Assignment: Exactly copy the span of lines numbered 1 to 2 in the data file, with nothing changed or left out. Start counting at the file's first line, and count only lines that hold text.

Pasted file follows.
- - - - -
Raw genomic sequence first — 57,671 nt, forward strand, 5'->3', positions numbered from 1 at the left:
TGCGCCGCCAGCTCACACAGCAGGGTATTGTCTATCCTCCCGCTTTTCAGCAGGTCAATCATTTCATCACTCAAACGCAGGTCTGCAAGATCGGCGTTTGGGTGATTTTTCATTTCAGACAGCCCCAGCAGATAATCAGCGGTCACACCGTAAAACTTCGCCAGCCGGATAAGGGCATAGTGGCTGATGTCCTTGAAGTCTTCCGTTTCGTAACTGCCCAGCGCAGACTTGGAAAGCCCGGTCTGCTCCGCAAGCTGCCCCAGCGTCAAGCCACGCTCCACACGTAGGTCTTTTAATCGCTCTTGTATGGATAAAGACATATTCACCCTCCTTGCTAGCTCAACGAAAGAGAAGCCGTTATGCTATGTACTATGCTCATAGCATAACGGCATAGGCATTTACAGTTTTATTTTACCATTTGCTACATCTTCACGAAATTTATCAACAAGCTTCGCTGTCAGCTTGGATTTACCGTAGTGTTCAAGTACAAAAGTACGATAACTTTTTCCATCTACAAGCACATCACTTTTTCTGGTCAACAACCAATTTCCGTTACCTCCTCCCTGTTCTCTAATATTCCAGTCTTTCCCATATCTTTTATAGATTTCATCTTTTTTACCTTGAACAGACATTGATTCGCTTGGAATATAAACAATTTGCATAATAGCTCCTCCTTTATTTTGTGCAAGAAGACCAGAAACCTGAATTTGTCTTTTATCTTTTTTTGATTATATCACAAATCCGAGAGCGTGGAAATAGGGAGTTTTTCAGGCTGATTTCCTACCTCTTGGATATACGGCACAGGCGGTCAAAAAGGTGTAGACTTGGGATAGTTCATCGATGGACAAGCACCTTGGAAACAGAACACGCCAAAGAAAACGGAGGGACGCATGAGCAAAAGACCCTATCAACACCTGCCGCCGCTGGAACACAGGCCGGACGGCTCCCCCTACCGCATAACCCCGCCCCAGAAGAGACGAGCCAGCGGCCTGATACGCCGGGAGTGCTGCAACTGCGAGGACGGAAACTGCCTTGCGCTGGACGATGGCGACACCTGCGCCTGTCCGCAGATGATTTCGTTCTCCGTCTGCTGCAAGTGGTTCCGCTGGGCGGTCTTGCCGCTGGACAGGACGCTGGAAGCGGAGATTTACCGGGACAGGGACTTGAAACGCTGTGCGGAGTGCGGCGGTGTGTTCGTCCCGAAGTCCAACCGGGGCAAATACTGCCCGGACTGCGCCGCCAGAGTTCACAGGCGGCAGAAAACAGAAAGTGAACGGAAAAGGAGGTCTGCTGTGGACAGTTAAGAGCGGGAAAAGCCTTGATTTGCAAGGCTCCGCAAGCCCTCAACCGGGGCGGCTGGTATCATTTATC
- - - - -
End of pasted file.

Raw genomic sequence first — 57,671 nt, forward strand, 5'->3', positions numbered from 1 at the left:
TGCGCCGCCAGCTCACACAGCAGGGTATTGTCTATCCTCCCGCTTTTCAGCAGGTCAATCATTTCATCACTCAAACGCAGGTCTGCAAGATCGGCGTTTGGGTGATTTTTCATTTCAGACAGCCCCAGCAGATAATCAGCGGTCACACCGTAAAACTTCGCCAGCCGGATAAGGGCATAGTGGCTGATGTCCTTGAAGTCTTCCGTTTCGTAACTGCCCAGCGCAGACTTGGAAAGCCCGGTCTGCTCCGCAAGCTGCCCCAGCGTCAAGCCACGCTCCACACGTAGGTCTTTTAATCGCTCTTGTATGGATAAAGACATATTCACCCTCCTTGCTAGCTCAACGAAAGAGAAGCCGTTATGCTATGTACTATGCTCATAGCATAACGGCATAGGCATTTACAGTTTTATTTTACCATTTGCTACATCTTCACGAAATTTATCAACAAGCTTCGCTGTCAGCTTGGATTTACCGTAGTGTTCAAGTACAAAAGTACGATAACTTTTTCCATCTACAAGCACATCACTTTTTCTGGTCAACAACCAATTTCCGTTACCTCCTCCCTGTTCTCTAATATTCCAGTCTTTCCCATATCTTTTATAGATTTCATCTTTTTTACCTTGAACAGACATTGATTCGCTTGGAATATAAACAATTTGCATAATAGCTCCTCCTTTATTTTGTGCAAGAAGACCAGAAACCTGAATTTGTCTTTTATCTTTTTTTGATTATATCACAAATCCGAGAGCGTGGAAATAGGGAGTTTTTCAGGCTGATTTCCTACCTCTTGGATATACGGCACAGGCGGTCAAAAAGGTGTAGACTTGGGATAGTTCATCGATGGACAAGCACCTTGGAAACAGAACACGCCAAAGAAAACGGAGGGACGCATGAGCAAAAGACCCTATCAACACCTGCCGCCGCTGGAACACAGGCCGGACGGCTCCCCCTACCGCATAACCCCGCCCCAGAAGAGACGAGCCAGCGGCCTGATACGCCGGGAGTGCTGCAACTGCGAGGACGGAAACTGCCTTGCGCTGGACGATGGCGACACCTGCGCCTGTCCGCAGATGATTTCGTTCTCCGTCTGCTGCAAGTGGTTCCGCTGGGCGGTCTTGCCGCTGGACAGGACGCTGGAAGCGGAGATTTACCGGGACAGGGACTTGAAACGCTGTGCGGAGTGCGGCGGTGTGTTCGTCCCGAAGTCCAACCGGGGCAAATACTGCCCGGACTGCGCCGCCAGAGTTCACAGGCGGCAGAAAACAGAAAGTGAACGGAAAAGGAGGTCTGCTGTGGACAGTTAAGAGCGGGAAAAGCCTTGATTTGCAAGGCTCCGCAAGCCCTCAACCGGGGCGGCTGGTATCATTTATC